In the future, all your government mail — jury duty slips, election notices, those Social Security earnings statements — may not come in the mail at all. In Australia, federal politicians are debating ditching snail mail entirely, giving all citizens a state-sponsored inbox where they would receive all government communications.
By the year 2020, when we’re all using ubiquitous organic touchscreens, augmented reality social networks, and ultra-powerful computers to communicate, will we still be using the mail? A group of technology evangelists and postal advocates will gather this summer to talk about that, and what the U.S. Postal Service can do to make sure the answer is yes.
In an effort to increase efficiency, cut carbon emissions, and reduce costs, Finland has begun a pilot program wherein snail-mail letters are converted into PDFs and made viewable online by their addressees, in advance or in lieu of physical delivery. So far, the effort is volunteer-only, but it has already sparked concerns in Finland about privacy and government overreach.
Over the last two weeks, China and the US have engaged in a round of diplomatic sparring over attacks against Google. Secretary of State Hillary Clinton demanded that China investigate the attacks, while China accused the US of having a hacking double standard, and of using the Internet to foment revolution in Iran. In the ensuing back and forth, Google pulled its operations out of China, and criticized the Chinese government for censoring search results.
What makes us happy? There's no simple answer (sorry), though this 70-year-long longitudinal study on well-being offers some fascinating insight. Humility helps, so do our reactions to life's woes, and "the only thing that really matters in life are your relationships to other people."
Also in today's links: customer-unfriendly shopping innovations, it pays to be tall, and more.
A new book archives the best posts from the FutureMe Web project— a chronicle of anonymous hopes and dreams
By Megan Miller
Posted 02.07.2008 at 12:54 pm 0 Comments
Everyone at some point wishes she could talk with her "future self" and have some insight into how it's all going to turn out. Unfortunately—unless you count Miss Cleo's tele-clairvoyent services—technology hasn't given us a portal to the future yet. But it has improved upon the time capsule.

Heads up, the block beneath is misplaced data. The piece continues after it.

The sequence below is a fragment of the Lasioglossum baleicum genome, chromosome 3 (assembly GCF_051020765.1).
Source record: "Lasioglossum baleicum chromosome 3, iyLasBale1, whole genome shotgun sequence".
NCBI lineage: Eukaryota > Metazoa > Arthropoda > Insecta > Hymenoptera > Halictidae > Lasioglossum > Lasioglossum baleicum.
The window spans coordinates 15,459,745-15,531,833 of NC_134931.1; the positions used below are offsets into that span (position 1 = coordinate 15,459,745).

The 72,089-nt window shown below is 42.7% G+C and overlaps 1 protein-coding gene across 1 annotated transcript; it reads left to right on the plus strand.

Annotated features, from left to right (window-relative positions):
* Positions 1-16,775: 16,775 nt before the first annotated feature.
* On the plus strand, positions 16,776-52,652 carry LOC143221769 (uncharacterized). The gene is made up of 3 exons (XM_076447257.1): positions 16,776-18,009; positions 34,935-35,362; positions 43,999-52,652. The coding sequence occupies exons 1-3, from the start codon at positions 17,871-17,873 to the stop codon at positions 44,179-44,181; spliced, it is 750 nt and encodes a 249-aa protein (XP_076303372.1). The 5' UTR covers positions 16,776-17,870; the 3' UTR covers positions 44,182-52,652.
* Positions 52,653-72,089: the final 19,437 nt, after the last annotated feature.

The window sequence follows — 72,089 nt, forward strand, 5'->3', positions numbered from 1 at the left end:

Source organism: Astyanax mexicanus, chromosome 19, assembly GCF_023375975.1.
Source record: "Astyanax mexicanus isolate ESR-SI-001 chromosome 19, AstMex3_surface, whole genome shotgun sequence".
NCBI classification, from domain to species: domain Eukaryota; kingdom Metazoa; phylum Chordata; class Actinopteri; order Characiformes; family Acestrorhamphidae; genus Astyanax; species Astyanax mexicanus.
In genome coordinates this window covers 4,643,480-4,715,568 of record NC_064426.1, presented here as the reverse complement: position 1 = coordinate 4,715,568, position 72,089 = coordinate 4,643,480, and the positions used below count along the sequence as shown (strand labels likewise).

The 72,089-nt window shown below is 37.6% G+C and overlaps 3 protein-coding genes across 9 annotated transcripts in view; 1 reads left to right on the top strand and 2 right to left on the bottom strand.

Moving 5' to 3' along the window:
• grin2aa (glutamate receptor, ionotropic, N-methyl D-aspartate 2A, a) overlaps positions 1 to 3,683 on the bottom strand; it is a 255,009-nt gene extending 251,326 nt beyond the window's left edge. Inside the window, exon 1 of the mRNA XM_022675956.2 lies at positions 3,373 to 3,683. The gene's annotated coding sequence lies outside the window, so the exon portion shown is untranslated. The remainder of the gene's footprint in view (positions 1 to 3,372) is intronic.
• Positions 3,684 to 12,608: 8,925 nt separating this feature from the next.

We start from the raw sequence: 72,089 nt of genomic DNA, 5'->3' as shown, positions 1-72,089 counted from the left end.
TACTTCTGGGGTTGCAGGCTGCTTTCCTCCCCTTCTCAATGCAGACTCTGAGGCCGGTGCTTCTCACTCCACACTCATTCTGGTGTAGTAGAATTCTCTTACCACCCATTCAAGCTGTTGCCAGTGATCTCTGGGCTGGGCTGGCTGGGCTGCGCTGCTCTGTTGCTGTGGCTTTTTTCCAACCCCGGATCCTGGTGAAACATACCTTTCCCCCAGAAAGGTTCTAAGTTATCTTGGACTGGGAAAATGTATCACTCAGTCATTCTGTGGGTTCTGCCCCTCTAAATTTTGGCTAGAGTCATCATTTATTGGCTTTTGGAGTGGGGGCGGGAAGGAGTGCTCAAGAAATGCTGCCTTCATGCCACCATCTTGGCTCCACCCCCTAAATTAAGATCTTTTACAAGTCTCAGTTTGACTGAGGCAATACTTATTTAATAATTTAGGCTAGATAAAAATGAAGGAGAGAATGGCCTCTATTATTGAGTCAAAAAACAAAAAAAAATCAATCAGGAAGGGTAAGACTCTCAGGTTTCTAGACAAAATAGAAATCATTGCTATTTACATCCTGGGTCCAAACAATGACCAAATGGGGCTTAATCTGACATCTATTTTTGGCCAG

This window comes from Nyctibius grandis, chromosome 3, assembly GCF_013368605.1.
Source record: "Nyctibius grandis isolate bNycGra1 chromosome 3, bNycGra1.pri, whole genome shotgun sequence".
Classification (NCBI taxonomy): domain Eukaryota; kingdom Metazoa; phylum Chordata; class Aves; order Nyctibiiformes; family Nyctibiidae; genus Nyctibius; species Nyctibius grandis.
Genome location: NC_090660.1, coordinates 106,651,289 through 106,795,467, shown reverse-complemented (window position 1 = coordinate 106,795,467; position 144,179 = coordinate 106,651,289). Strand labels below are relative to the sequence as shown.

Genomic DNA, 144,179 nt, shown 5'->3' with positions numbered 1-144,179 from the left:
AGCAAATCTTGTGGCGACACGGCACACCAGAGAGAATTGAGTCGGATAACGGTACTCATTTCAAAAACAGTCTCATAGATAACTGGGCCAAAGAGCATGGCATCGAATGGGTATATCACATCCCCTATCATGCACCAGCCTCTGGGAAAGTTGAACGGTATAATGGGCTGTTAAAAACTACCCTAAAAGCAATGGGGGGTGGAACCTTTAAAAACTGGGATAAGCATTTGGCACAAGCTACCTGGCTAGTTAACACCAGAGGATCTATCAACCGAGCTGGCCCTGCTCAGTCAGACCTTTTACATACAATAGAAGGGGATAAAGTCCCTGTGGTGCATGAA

A leading spammer gets busted for fraudulent subject lines
By Gregory Mone
Posted 02.04.2008 at 1:13 pm 3 Comments
The Federal Communications Commission busted an online advertiser that used misleading subject lines in its spam, leading consumers to believe they were eligible for free products. The company, Member Source Media, settled with the FCC for $200,000 and other penalties. But its kind of a wonder that they were successful at all.
Got a four- or five-year-old PC laptop you´ve dismissed as useless? Bring it back to life with these tips, then use it as a spare Web and e-mail station in the kitchen or kids´ room
By Kirk Steers
Posted 03.15.2006 at 3:00 am 3 Comments
PC RevivalCost: $0-$260 Easy | | | | | Hard
Start by checking the health of your hardware with a free diagnostic program such as #1-Tufftest (tufftest.com).
If the motherboard or screen is shot, forget it. Replacing either one is more expensive and more hassle than buying a new system.
Lost your user manual? Try the manufacturer´s Web site.
Check eBay or craigslist.org for used replacement parts.
Five amazing, clean technologies that will set us free, in this month's energy-focused issue. Also: how to build a better bomb detector, the robotic toys that are raising your children, a human catapult, the world's smallest arcade, and much more.